In other words, even if Kathryn Bigelow wins the Best Director Oscar – and that’s a given – James Cameron’s Avatar could well win the Best Picture Oscar. We’re not sure if the preferential voting system will change matters all that much here. It might alter the rankings of movies with fewer #1 votes – say, fourth or fifth or sixth place – but not necessarily the ranking of the top couple of films, those that’ll be most often placed at or very near the top of voting Academy members’ top-ten lists. (Once one movie gets 50 percent plus one of the vote, it’s the official winner. In previous years, an absolute majority was all that was needed; so, a movie could win the Oscar with a mere 20 percent plus one vote.)
Inglourious Basterds, the SAG Award winner for Best Cast, is another possibility, but Quentin Tarantino’s World War II revenge fantasy will probably have to content itself with a Best Supporting Actor Oscar for Christoph Waltz and possibly another statuette for Best Original Screenplay. The other seven movies have almost no chance at all of winning.
Best Original Screenplay, The Hurt Locker + Best Adapted Screenplay, Up in the Air
Jason Reitman and Sheldon Turner’s win for Up in the Air, about an expert corporate-downsizer played by George Clooney, is all but assured. Reitman and Turner’s screenplay has been the most honored by US film critics and it has won the Writers Guild Award.
Mark Boal’s The Hurt Locker screenplay is somewhat more problematic in that the Iraq War drama has been chiefly seen as a director’s movie, which explains why filmmaker Kathryn Bigelow has won most awards out there in that category. It’s true that The Hurt Locker won the WGA Award in the Best Original Screenplay category, but Quentin Tarantino’s Inglourious Basterds screenplay – The Hurt Locker‘s strongest competitor – was ineligible for the award (Tarantino isn’t a WGA member).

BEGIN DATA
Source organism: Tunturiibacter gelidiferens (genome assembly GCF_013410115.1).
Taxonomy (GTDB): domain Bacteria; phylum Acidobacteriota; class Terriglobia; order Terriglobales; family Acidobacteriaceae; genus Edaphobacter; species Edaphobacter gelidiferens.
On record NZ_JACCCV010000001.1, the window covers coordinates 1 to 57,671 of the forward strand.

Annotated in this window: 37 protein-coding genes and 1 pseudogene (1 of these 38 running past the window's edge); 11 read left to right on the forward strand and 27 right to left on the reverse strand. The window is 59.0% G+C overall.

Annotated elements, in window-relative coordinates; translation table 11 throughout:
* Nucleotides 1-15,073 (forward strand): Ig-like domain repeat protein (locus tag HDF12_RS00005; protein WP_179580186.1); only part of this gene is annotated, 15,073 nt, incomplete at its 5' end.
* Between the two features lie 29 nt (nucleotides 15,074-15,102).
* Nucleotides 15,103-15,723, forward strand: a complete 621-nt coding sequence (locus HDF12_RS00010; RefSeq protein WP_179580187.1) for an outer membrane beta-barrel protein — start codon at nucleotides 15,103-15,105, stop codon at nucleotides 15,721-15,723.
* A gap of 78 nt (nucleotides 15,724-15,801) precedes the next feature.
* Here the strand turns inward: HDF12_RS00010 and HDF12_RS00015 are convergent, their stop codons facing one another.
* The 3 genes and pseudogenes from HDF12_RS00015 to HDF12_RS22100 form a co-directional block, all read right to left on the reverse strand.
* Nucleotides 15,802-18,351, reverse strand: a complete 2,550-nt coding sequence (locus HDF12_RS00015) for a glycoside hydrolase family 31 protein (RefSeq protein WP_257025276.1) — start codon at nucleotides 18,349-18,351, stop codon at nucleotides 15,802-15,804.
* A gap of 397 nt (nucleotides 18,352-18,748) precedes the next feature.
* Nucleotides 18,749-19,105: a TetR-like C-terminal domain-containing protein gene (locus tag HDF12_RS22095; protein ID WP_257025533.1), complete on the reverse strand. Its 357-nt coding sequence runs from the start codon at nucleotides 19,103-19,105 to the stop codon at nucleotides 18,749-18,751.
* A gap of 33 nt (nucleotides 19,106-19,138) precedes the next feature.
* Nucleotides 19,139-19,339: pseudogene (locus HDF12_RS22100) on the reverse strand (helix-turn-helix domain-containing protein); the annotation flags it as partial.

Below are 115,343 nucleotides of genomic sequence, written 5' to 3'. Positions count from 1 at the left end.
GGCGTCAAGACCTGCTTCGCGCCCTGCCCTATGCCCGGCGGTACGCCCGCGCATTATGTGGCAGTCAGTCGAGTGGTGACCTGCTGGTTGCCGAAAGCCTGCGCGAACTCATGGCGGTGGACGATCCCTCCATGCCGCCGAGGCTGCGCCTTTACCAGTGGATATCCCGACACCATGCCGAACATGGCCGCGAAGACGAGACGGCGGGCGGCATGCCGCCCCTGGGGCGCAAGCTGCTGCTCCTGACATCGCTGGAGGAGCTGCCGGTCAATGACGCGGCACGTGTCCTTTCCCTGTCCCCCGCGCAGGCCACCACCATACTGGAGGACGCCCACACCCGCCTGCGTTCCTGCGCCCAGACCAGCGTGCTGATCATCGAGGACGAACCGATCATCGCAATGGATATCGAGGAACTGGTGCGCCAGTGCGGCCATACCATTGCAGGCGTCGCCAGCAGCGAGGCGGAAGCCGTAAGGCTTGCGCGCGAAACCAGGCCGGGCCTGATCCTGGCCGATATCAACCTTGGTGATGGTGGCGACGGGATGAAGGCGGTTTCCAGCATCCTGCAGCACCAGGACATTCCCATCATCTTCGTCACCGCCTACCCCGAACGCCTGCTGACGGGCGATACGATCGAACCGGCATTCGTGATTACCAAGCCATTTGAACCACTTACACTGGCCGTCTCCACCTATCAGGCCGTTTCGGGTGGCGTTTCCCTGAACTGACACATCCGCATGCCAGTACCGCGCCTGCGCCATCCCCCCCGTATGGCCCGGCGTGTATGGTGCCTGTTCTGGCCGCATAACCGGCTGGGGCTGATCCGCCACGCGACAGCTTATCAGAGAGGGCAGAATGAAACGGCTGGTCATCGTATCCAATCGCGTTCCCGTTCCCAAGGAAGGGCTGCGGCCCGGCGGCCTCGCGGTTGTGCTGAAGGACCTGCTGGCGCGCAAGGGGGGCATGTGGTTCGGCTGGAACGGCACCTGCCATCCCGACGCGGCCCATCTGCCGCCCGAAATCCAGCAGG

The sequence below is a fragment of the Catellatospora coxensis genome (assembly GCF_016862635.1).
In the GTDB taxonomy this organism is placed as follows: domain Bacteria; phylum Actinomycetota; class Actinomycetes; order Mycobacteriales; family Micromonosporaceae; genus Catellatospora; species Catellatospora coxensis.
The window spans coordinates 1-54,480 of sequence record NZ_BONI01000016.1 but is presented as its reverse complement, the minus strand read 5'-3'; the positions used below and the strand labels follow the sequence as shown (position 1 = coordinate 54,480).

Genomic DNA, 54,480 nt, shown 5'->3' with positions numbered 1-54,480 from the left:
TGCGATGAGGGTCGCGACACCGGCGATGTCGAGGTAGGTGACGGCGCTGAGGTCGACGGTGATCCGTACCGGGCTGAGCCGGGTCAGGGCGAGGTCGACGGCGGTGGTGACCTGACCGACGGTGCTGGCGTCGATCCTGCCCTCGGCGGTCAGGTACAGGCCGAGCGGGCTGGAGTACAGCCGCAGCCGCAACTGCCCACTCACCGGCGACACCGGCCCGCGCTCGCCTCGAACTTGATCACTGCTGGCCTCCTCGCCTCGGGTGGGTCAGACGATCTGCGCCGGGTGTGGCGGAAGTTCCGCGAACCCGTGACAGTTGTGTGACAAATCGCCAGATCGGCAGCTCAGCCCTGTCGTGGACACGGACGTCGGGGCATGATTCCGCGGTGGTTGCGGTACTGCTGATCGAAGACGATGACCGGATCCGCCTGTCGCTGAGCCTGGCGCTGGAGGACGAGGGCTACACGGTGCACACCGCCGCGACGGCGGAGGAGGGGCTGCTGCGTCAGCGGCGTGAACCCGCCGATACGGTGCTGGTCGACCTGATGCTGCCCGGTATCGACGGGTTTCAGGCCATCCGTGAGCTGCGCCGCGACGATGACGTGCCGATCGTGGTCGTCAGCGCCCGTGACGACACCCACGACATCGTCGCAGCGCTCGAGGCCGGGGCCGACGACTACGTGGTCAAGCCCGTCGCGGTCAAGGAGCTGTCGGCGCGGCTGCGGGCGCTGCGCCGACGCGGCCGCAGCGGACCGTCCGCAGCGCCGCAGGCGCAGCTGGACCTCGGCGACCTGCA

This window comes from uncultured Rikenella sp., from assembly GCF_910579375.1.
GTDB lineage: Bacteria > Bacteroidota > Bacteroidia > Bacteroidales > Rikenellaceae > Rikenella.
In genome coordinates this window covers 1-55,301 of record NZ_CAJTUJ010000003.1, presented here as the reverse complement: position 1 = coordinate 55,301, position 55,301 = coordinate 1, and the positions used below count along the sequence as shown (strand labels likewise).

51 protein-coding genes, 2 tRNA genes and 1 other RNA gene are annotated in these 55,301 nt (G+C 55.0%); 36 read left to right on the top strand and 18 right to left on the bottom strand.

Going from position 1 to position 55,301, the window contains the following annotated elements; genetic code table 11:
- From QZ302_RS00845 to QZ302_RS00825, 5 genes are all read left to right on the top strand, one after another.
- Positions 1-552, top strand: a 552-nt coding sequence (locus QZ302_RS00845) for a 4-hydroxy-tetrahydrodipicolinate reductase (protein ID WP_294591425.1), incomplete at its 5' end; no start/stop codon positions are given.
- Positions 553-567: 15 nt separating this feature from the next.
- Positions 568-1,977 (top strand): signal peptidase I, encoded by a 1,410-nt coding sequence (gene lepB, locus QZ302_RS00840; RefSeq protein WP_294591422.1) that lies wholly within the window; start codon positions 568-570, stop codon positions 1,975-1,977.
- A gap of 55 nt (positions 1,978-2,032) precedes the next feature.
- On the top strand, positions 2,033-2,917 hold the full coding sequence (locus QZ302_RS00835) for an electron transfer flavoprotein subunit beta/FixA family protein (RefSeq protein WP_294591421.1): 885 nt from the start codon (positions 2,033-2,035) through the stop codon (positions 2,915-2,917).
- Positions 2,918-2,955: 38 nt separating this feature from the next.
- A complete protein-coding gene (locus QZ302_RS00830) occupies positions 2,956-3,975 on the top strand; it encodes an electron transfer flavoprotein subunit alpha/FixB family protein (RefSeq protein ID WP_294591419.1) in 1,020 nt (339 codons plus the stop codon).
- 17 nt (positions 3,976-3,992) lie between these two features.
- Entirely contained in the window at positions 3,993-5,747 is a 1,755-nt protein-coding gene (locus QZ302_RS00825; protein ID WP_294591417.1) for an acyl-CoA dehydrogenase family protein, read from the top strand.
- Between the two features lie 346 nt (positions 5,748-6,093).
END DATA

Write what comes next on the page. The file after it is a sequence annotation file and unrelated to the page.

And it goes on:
Yet, since the Academy as a whole will be voting for the winners – and The Hurt Locker is the favorite to win Best Picture – we believe that Boal’s screenplay will be recognized along with The Hurt Locker‘s direction, editing, cinematography, and sound mixing.
The other contenders are:
Best Original Screenplay The Messenger, Alessandro Camon and Oren Moverman; A Serious Man, Joel Coen and Ethan Coen; Up, screenplay by Bob Peterson and Pete Docter, story by Docter, Peterson, and Tom McCarthy.
Best Adapted Screenplay Precious, Geoffrey Fletcher; In the Loop, Jesse Armstrong, Simon Blackwell, Armando Iannucci, Tony Roche; District 9, Neill Blomkamp and Terri Tatchell; and An Education, Nick Hornby.
Photos: George Clooney in Up in the Air (Dale Robinette / Paramount); Jeremy Renner in The Hurt Locker (Jonathan Olley / Summit Entertainment)
Best Documentary, The Cove
Louie Psihoyos’ The Cove, about the abuse and indiscriminate slaughter of dolphins at a secluded cove near Taiji, Japan, has been the most honored documentary of 2009. The Cove has won awards from various US critics groups, in addition to top awards from the 2010 Producers Guild, the Directors Guild, the Writers Guild (for Mark Monroe), and the American Cinema Editors (for Geoffrey Richman). It’s the clear favorite to win the Best Documentary Feature Academy Award.
The Cove‘s competitors are The Most Dangerous Man in America: Daniel Ellsberg and the Pentagon Papers, Which Way Home, Burma VJ, and Food, Inc. None of them has much of a chance.
Best Animated Feature, Up
Pete Docter’s Up as the next Best Animated Feature Oscar winner is a foregone conclusion. The film about an old man traveling to the Amazon with his house (!) received excellent reviews, has won tons of awards, and became a blockbuster hit. You can’t have a more Academy-friendly pedigree than that.
The competition this year, however, is unusually strong. The other nominated films are The Secret of Kells, Fantastic Mr. Fox, The Princess and the Frog, and Coraline. And there were some well-received animated films that didn’t even get shortlisted. It was that kind of a year for animation. Even so, Up is unbeatable much like last year’s winner, WALL-E, was unbeatable.